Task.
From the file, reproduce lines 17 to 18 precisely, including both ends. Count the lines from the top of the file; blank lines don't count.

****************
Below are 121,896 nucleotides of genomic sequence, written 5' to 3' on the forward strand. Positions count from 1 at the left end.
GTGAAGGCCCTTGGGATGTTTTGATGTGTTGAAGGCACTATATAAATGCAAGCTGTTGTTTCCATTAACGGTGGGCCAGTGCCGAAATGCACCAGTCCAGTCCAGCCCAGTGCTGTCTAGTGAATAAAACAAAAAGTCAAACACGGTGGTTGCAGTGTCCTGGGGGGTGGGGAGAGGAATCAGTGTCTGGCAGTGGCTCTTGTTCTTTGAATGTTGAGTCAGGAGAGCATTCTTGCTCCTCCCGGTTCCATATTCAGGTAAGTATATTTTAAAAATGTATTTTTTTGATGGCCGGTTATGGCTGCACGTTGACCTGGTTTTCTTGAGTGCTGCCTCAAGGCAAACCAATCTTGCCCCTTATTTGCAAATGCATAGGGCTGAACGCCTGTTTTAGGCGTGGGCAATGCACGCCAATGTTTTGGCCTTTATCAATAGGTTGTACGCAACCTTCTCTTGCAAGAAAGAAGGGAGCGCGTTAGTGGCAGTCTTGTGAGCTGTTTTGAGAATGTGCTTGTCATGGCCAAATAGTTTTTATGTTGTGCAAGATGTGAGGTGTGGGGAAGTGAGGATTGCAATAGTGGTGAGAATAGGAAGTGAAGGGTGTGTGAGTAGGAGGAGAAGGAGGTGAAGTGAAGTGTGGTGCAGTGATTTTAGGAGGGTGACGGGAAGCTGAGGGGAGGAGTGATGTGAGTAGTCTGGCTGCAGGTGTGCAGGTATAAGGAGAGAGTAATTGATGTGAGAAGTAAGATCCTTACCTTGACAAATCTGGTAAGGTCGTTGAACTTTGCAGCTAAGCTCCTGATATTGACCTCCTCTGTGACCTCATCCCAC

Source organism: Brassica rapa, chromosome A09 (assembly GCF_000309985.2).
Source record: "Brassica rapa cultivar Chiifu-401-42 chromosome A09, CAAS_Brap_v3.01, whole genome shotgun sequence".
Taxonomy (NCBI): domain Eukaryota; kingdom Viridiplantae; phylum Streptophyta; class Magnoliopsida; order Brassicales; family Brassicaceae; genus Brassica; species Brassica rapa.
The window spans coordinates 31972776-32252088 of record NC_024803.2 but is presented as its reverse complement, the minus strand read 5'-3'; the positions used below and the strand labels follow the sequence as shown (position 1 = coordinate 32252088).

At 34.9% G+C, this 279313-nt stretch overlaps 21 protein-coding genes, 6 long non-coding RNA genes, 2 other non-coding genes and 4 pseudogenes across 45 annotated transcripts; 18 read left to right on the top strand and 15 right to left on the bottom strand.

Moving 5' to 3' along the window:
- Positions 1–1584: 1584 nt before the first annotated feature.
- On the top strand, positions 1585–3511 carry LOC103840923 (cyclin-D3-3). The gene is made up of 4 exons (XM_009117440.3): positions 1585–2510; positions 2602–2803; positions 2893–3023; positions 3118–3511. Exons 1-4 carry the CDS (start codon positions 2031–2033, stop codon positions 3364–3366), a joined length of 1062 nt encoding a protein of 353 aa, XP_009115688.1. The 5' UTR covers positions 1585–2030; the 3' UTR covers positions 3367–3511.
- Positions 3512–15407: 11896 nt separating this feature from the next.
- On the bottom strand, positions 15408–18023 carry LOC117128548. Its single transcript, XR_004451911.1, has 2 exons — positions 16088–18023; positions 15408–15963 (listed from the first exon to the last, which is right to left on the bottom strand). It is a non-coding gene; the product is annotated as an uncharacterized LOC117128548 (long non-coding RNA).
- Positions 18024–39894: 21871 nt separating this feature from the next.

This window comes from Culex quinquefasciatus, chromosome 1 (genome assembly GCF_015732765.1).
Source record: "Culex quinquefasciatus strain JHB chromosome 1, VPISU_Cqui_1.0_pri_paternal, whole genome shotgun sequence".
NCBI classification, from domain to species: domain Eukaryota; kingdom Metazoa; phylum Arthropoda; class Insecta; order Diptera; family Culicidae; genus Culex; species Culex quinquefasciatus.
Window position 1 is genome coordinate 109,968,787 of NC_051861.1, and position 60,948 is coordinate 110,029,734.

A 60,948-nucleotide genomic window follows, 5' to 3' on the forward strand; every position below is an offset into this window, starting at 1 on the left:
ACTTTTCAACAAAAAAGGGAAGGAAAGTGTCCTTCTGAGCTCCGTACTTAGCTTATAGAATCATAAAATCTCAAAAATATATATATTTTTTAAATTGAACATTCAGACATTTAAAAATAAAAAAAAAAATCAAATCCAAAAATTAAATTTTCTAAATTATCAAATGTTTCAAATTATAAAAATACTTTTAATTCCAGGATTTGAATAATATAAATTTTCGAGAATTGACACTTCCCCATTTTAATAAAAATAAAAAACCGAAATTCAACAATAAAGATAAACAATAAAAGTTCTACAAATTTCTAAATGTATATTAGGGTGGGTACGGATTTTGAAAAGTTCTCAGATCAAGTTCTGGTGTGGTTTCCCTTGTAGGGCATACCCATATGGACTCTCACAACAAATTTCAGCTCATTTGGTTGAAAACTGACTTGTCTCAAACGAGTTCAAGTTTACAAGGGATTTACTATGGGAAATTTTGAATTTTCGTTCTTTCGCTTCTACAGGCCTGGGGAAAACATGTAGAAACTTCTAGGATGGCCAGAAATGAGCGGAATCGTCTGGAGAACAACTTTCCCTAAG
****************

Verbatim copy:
Window position 1 is genome coordinate 109,968,787 of NC_051861.1, and position 60,948 is coordinate 110,029,734.

A 60,948-nucleotide genomic window follows, 5' to 3' on the forward strand; every position below is an offset into this window, starting at 1 on the left: